Smartphones Are the Main Reason of Distracting Driving

According to the film, From One Second to the Next, over 100,000 accidents a year involve drivers who are texting. A smartphone is one of the most distracting objects a person obtains. Using a smartphone while driving causes a change of focus and a lack of responsiveness on the road. Texting while driving not only puts the driver in danger, but the vehicles around that driver as well. The film is a documentary about several victims and catalysts of texting and driving incidents. It captures the true trauma that not only victims, but catalysts face as well by using imagery, sound, and emotion.

During the film, the use of imagery is used to describe what life is like after a texting and driving accident. In the beginning of the film, Xavier was paralyzed from the waist down. His mother (Valetta) now needs to attend to Xavier's every need. At one point in the film, Valetta changes Xavier's breathing tube, and takes off his jacket. This scene shows what Xavier has to live with now because of the damage that has been done to him. The audience then feels pity for the family and Xavier's situation. Later in the film, Megan O' Dell's father was killed in an accident. Megan and her father used to look at the stars together. In the film, Megan is standing in a telescope laboratory talking about her father's incident. The setting of this scene creates an emotional correlation between the telescope and how both of them used to watch the stars together. The emotion of sadness and loss is felt in this scene because of the feeling of disconnect from her father. Overall, from the use of imagery, these scenes create emotions that the audience feels, causing a sense of urgency to stop texting and driving.

Emotions, throughout the film, are used to create feelings of sadness and pity for both victims, and instigators. "I can't say go play," Valetta says. Since Xavier is paralyzed, Valetta can no longer say go play because Xavier is unable to without aid. This quote creates a feeling of grief for Valetta mainly because, as a mother, she is unable to say common phrases that other mothers can say to their children. In the middle of the film, Debbie's daughter (Elizabeth) starts to cry while explaining what happened on the day of the accident. "There, there. It's alright," says Debbie to Elizabeth. This response from Debbie creates a feeling of poignancy. Not only is the scene depressing, but it is also touching. All in all, during these scenes, emotions of grief and poignancy are felt by the audience, informing them of the terrible toll that texting and driving incidents can cause.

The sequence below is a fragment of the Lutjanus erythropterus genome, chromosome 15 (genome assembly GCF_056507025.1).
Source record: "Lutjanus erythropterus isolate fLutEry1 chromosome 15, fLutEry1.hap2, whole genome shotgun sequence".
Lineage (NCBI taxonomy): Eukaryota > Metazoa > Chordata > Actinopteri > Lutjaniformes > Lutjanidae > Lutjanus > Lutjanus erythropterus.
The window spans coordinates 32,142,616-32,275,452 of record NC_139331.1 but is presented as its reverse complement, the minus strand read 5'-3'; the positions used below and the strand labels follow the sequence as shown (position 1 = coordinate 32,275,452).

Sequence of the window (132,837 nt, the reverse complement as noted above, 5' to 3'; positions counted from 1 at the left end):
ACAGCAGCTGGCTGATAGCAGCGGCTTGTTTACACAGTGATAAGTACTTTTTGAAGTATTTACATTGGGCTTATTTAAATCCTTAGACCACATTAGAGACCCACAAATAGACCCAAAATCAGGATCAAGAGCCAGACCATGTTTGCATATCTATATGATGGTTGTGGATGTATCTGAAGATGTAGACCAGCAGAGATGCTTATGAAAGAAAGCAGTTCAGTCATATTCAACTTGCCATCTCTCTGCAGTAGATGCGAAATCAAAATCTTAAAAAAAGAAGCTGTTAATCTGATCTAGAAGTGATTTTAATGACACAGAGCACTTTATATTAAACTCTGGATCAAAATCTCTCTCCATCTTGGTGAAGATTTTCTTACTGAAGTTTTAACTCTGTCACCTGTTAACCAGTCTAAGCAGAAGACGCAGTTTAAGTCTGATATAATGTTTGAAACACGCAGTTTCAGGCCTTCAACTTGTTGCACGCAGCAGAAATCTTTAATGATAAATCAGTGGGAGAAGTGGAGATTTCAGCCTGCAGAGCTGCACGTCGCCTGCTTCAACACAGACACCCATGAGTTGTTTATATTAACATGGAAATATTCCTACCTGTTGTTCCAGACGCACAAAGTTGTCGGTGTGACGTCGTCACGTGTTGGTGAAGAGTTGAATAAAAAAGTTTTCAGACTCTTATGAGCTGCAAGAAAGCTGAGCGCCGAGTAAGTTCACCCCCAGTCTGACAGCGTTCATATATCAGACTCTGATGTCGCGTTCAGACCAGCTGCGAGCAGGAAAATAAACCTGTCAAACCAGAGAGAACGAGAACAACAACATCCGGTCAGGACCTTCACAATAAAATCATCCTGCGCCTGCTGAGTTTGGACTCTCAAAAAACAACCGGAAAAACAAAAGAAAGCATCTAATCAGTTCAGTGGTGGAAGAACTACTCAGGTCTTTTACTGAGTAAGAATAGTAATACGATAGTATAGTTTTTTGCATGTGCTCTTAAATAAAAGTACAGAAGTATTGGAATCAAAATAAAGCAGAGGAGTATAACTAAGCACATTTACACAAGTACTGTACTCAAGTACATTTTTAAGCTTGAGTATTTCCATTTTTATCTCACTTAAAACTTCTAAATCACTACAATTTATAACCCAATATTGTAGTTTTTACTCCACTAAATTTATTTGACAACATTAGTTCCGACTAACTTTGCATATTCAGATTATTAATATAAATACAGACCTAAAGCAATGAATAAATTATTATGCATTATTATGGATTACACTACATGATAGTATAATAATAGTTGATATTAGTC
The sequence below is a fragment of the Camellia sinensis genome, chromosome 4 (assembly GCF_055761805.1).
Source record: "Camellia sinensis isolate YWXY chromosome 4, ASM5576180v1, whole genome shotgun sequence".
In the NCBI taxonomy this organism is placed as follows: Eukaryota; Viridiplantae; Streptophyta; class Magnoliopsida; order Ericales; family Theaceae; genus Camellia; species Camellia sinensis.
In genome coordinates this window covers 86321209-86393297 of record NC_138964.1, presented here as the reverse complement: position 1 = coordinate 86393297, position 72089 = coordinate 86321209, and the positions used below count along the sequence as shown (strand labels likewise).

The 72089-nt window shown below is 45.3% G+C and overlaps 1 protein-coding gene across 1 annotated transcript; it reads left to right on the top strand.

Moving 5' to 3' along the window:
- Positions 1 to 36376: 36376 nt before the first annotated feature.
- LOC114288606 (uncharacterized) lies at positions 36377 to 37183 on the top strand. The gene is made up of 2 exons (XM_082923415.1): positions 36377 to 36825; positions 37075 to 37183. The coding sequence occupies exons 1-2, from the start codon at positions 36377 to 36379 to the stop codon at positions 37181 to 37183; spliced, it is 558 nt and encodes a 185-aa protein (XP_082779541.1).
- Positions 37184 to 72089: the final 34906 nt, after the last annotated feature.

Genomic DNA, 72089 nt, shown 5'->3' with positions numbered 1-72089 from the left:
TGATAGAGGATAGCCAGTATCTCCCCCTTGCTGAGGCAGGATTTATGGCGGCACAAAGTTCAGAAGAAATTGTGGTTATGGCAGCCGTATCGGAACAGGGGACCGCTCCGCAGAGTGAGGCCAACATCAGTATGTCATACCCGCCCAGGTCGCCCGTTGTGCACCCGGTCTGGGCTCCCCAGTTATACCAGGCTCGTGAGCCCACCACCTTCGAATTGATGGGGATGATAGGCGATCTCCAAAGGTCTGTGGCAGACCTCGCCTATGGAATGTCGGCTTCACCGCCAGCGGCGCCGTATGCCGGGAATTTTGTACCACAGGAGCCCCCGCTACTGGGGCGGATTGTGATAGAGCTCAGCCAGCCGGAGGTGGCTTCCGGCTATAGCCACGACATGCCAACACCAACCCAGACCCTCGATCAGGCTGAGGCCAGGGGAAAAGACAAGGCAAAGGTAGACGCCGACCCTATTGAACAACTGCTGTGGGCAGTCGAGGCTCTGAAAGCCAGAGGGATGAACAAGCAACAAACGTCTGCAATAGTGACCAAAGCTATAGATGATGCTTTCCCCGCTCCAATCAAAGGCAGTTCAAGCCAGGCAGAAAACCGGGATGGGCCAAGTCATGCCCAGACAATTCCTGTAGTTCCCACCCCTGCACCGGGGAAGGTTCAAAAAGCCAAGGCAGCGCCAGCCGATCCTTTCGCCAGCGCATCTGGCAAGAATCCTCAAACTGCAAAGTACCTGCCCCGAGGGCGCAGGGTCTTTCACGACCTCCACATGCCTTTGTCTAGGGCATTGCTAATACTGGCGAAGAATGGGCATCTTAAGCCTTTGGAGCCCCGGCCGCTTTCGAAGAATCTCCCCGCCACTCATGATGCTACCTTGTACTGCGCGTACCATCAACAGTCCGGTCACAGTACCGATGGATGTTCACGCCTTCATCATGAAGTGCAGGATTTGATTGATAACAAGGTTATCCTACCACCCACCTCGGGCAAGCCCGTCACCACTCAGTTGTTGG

The use of sound during the course of the film shows what victims and instigators are going through after an accident occurs. As Elizabeth was talking about what happened on the day of the accident, she began to tear up. Debbie leaned over and hugged Elizabeth. "I love you," Elizabeth says. "I love you too," Debbie says. The feeling of gloom lingers over the audience caused by the sounds of crying. Towards the end of the film, Reggie Shaw begins to tear up after explaining what he had caused. The crying and silence of Reggie shows how not only victims, but instigators feel because, of what they cause. This moment creates empathy within the audience for Reggie because he never intended for this to happen. Altogether, these scenes use sound effectively to inform the audience what victims and instigators are experiencing after an accident, hopefully to notify the audience about the aftermath of a texting and driving incident.Imagery, sound, and emotion are effectively used across the film to apprehend the damage that has been done to not only victims, but catalysts of texting and driving accidents.

In the film, imagery is used to show what life is like after an incident. Emotions of sadness and loss are then felt by the audience, advising them about what it's like for those involved. In addition to seeing the effects of texting and driving, sounds of crying play a big role by educating the audience on how texting and driving overwhelms those who are involved, with despair. The film uses these aspects to display and inform the audience why texting and driving is terrible and what the negative effects can do for both victims and catalysts.


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